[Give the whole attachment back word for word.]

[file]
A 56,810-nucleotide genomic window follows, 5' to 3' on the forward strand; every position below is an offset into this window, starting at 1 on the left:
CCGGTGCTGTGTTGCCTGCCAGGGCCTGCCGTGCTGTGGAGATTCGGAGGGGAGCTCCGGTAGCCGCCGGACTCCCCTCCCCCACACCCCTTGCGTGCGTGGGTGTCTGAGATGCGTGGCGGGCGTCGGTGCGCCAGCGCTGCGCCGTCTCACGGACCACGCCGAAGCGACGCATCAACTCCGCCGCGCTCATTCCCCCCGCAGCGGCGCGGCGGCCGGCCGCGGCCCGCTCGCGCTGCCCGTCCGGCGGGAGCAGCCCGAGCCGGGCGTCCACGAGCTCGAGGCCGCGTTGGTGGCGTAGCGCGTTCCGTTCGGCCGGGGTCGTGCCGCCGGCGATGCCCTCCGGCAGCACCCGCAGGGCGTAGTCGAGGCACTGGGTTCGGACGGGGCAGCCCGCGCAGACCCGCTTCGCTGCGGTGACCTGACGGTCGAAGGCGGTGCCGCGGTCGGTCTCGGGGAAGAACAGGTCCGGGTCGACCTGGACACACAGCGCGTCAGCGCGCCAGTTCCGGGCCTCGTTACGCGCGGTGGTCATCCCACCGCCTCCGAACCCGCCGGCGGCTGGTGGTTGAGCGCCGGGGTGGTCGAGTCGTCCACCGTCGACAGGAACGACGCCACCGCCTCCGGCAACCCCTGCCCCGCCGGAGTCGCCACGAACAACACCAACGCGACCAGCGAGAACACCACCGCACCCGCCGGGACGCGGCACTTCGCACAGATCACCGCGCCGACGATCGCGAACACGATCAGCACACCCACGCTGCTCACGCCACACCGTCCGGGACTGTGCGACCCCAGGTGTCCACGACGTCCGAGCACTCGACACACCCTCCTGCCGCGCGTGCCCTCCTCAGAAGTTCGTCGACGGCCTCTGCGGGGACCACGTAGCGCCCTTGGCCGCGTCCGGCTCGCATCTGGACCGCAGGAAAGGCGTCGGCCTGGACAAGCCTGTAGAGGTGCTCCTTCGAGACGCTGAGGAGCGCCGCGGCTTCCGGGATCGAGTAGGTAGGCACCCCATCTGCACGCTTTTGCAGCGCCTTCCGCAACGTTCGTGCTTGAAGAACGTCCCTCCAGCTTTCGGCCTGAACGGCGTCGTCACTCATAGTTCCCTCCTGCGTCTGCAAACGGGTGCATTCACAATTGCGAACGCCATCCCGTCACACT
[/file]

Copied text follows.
A 56,810-nucleotide genomic window follows, 5' to 3' on the forward strand; every position below is an offset into this window, starting at 1 on the left:
CCGGTGCTGTGTTGCCTGCCAGGGCCTGCCGTGCTGTGGAGATTCGGAGGGGAGCTCCGGTAGCCGCCGGACTCCCCTCCCCCACACCCCTTGCGTGCGTGGGTGTCTGAGATGCGTGGCGGGCGTCGGTGCGCCAGCGCTGCGCCGTCTCACGGACCACGCCGAAGCGACGCATCAACTCCGCCGCGCTCATTCCCCCCGCAGCGGCGCGGCGGCCGGCCGCGGCCCGCTCGCGCTGCCCGTCCGGCGGGAGCAGCCCGAGCCGGGCGTCCACGAGCTCGAGGCCGCGTTGGTGGCGTAGCGCGTTCCGTTCGGCCGGGGTCGTGCCGCCGGCGATGCCCTCCGGCAGCACCCGCAGGGCGTAGTCGAGGCACTGGGTTCGGACGGGGCAGCCCGCGCAGACCCGCTTCGCTGCGGTGACCTGACGGTCGAAGGCGGTGCCGCGGTCGGTCTCGGGGAAGAACAGGTCCGGGTCGACCTGGACACACAGCGCGTCAGCGCGCCAGTTCCGGGCCTCGTTACGCGCGGTGGTCATCCCACCGCCTCCGAACCCGCCGGCGGCTGGTGGTTGAGCGCCGGGGTGGTCGAGTCGTCCACCGTCGACAGGAACGACGCCACCGCCTCCGGCAACCCCTGCCCCGCCGGAGTCGCCACGAACAACACCAACGCGACCAGCGAGAACACCACCGCACCCGCCGGGACGCGGCACTTCGCACAGATCACCGCGCCGACGATCGCGAACACGATCAGCACACCCACGCTGCTCACGCCACACCGTCCGGGACTGTGCGACCCCAGGTGTCCACGACGTCCGAGCACTCGACACACCCTCCTGCCGCGCGTGCCCTCCTCAGAAGTTCGTCGACGGCCTCTGCGGGGACCACGTAGCGCCCTTGGCCGCGTCCGGCTCGCATCTGGACCGCAGGAAAGGCGTCGGCCTGGACAAGCCTGTAGAGGTGCTCCTTCGAGACGCTGAGGAGCGCCGCGGCTTCCGGGATCGAGTAGGTAGGCACCCCATCTGCACGCTTTTGCAGCGCCTTCCGCAACGTTCGTGCTTGAAGAACGTCCCTCCAGCTTTCGGCCTGAACGGCGTCGTCACTCATAGTTCCCTCCTGCGTCTGCAAACGGGTGCATTCACAATTGCGAACGCCATCCCGTCACACT